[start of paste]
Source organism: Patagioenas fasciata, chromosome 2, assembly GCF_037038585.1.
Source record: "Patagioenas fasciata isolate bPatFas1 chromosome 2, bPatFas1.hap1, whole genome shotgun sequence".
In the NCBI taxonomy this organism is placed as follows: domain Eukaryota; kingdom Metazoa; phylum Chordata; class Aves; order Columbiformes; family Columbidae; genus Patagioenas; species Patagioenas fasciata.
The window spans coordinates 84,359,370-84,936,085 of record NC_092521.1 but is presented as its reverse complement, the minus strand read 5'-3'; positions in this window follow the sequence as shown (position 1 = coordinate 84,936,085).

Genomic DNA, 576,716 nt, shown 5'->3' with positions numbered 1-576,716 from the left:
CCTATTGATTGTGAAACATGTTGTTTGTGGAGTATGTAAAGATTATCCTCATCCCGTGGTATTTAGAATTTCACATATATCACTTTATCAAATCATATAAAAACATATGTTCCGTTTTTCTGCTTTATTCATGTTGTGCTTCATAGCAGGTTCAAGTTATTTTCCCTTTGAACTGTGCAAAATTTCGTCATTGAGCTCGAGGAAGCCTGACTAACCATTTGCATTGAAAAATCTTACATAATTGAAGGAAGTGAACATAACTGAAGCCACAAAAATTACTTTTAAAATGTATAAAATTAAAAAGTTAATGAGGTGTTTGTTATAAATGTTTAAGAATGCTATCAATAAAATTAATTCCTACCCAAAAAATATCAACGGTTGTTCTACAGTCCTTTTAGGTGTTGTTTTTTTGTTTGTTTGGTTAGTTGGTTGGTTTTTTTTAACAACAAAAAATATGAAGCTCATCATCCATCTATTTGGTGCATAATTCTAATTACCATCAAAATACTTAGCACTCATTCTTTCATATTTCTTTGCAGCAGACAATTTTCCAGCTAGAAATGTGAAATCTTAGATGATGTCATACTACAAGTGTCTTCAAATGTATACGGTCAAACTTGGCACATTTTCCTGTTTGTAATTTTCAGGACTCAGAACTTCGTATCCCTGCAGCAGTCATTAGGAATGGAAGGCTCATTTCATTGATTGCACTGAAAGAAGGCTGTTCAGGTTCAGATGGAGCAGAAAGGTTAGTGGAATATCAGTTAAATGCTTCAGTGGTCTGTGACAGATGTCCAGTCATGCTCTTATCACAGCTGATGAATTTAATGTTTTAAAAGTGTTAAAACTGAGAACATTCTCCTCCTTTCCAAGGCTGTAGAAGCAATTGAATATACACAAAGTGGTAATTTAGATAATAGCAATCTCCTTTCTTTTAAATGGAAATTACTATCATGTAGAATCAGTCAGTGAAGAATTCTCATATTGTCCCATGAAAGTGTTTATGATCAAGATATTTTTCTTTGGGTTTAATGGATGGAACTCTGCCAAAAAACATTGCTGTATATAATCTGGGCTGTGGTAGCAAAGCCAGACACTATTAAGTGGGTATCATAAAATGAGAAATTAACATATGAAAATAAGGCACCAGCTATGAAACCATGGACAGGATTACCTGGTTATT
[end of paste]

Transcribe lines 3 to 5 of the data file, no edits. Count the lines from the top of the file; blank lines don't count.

In the NCBI taxonomy this organism is placed as follows: domain Eukaryota; kingdom Metazoa; phylum Chordata; class Aves; order Columbiformes; family Columbidae; genus Patagioenas; species Patagioenas fasciata.
The window spans coordinates 84,359,370-84,936,085 of record NC_092521.1 but is presented as its reverse complement, the minus strand read 5'-3'; positions in this window follow the sequence as shown (position 1 = coordinate 84,936,085).

Genomic DNA, 576,716 nt, shown 5'->3' with positions numbered 1-576,716 from the left: